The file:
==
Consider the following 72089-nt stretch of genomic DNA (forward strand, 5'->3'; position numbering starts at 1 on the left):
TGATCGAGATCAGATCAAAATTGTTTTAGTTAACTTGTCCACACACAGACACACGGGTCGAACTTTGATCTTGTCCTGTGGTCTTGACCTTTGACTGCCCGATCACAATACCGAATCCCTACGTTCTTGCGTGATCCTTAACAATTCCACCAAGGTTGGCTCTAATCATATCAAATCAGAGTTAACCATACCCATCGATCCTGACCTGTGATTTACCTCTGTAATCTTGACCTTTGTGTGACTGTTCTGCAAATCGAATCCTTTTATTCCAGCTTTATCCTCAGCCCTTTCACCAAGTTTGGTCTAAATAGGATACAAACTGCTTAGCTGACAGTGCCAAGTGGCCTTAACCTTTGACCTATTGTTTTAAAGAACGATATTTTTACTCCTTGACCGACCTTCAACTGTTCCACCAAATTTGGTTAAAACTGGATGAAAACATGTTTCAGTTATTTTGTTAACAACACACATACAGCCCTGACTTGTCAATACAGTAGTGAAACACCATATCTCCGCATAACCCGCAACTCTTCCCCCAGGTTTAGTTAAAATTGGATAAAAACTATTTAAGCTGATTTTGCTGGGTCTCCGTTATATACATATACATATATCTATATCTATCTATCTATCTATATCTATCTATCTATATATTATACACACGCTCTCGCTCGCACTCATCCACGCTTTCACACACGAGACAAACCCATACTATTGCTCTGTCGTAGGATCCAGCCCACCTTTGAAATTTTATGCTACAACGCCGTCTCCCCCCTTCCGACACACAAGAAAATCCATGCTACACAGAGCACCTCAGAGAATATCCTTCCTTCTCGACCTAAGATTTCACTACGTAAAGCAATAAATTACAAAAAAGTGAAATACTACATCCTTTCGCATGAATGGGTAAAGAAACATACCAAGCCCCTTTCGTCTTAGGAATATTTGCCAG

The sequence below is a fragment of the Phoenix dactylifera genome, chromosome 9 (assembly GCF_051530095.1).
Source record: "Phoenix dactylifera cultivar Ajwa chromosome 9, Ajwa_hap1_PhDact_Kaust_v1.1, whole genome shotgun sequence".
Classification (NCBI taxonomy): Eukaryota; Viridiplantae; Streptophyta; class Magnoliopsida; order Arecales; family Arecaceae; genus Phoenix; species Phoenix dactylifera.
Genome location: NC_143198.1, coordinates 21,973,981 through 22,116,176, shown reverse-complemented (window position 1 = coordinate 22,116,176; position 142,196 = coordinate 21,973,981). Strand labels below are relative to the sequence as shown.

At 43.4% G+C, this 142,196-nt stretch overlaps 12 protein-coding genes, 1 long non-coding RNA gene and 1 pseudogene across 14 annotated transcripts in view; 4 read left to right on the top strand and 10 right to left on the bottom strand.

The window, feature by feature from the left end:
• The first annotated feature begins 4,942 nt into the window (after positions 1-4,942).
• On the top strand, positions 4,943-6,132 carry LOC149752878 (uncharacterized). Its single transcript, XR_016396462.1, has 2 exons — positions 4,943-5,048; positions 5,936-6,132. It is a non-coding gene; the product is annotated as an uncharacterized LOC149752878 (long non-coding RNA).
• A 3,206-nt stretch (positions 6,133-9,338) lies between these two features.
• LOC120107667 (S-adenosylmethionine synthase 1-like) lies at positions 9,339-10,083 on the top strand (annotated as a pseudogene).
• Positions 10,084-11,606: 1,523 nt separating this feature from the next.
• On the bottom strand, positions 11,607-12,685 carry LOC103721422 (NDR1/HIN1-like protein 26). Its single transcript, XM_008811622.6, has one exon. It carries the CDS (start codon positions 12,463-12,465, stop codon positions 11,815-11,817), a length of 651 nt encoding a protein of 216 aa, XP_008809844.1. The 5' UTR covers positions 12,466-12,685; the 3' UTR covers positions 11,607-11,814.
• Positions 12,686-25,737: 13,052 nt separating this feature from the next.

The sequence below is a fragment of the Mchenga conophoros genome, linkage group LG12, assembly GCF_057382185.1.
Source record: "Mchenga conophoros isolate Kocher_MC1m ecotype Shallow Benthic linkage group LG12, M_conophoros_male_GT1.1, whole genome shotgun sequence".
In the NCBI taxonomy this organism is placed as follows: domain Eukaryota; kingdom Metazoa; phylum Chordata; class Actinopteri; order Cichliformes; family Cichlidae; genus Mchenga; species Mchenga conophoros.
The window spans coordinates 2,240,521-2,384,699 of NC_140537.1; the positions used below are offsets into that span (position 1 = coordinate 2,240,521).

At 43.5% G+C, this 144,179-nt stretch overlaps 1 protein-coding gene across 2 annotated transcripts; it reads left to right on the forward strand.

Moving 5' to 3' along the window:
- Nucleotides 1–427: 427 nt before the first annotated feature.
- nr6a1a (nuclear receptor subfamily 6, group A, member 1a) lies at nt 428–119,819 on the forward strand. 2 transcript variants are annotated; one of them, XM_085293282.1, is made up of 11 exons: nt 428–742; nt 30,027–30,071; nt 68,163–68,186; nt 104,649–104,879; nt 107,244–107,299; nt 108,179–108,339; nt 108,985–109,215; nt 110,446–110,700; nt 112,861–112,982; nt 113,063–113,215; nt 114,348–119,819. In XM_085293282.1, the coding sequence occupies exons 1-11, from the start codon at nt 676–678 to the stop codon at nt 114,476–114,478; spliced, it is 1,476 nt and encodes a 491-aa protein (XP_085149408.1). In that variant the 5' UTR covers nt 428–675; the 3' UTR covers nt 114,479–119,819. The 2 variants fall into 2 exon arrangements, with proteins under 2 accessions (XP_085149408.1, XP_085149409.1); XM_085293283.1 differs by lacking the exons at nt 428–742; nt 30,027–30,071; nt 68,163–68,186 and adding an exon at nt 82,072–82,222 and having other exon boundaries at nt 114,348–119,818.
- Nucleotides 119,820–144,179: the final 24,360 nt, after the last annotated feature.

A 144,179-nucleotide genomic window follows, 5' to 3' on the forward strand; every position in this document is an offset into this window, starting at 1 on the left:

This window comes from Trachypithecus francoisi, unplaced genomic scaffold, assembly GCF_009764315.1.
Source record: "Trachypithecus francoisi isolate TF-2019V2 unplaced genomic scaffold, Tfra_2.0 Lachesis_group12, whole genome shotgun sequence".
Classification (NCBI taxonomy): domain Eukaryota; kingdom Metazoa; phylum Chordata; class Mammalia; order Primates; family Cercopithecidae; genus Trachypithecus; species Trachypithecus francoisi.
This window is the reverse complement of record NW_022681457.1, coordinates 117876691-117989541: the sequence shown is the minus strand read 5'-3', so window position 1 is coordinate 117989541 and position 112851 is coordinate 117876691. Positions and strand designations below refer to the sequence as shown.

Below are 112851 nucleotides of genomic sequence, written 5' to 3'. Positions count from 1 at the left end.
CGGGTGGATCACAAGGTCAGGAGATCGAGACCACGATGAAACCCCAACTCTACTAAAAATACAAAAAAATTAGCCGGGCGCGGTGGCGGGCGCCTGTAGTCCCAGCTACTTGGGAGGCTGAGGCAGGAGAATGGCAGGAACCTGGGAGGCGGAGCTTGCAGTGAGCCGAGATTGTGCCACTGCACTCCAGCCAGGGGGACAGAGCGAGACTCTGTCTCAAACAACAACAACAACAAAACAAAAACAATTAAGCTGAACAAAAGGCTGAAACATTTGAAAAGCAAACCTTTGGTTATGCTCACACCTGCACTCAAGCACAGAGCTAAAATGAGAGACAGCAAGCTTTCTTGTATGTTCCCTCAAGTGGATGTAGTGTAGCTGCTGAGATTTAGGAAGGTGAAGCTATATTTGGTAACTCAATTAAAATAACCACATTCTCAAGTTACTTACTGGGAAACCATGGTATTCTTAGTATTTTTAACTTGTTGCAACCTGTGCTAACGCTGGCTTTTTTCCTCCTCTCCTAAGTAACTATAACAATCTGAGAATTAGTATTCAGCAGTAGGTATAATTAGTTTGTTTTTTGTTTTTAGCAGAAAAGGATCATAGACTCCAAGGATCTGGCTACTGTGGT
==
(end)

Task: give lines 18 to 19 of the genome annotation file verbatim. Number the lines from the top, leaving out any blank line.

In the NCBI taxonomy this organism is placed as follows: domain Eukaryota; kingdom Metazoa; phylum Chordata; class Actinopteri; order Cichliformes; family Cichlidae; genus Mchenga; species Mchenga conophoros.
The window spans coordinates 2,240,521-2,384,699 of NC_140537.1; the positions used below are offsets into that span (position 1 = coordinate 2,240,521).